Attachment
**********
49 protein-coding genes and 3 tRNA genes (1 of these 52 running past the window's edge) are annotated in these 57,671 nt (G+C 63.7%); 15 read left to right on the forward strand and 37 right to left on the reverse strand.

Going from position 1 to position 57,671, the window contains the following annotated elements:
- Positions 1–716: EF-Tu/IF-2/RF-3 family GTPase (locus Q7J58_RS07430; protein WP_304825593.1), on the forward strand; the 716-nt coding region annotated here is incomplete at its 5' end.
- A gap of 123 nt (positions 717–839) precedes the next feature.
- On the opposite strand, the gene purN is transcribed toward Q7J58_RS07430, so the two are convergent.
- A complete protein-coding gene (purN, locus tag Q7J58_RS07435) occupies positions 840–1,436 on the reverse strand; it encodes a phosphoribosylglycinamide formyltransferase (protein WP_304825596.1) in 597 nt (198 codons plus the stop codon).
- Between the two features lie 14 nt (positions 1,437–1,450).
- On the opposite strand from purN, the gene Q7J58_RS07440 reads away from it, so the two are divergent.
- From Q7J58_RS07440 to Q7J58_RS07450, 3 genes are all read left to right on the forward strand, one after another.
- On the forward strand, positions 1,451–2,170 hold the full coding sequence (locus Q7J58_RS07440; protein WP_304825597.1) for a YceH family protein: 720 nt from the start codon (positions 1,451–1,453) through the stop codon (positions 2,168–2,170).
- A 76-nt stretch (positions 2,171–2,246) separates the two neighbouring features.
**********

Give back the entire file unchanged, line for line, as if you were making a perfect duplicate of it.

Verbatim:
49 protein-coding genes and 3 tRNA genes (1 of these 52 running past the window's edge) are annotated in these 57,671 nt (G+C 63.7%); 15 read left to right on the forward strand and 37 right to left on the reverse strand.

Going from position 1 to position 57,671, the window contains the following annotated elements:
- Positions 1–716: EF-Tu/IF-2/RF-3 family GTPase (locus Q7J58_RS07430; protein WP_304825593.1), on the forward strand; the 716-nt coding region annotated here is incomplete at its 5' end.
- A gap of 123 nt (positions 717–839) precedes the next feature.
- On the opposite strand, the gene purN is transcribed toward Q7J58_RS07430, so the two are convergent.
- A complete protein-coding gene (purN, locus tag Q7J58_RS07435) occupies positions 840–1,436 on the reverse strand; it encodes a phosphoribosylglycinamide formyltransferase (protein WP_304825596.1) in 597 nt (198 codons plus the stop codon).
- Between the two features lie 14 nt (positions 1,437–1,450).
- On the opposite strand from purN, the gene Q7J58_RS07440 reads away from it, so the two are divergent.
- From Q7J58_RS07440 to Q7J58_RS07450, 3 genes are all read left to right on the forward strand, one after another.
- On the forward strand, positions 1,451–2,170 hold the full coding sequence (locus Q7J58_RS07440; protein WP_304825597.1) for a YceH family protein: 720 nt from the start codon (positions 1,451–1,453) through the stop codon (positions 2,168–2,170).
- A 76-nt stretch (positions 2,171–2,246) separates the two neighbouring features.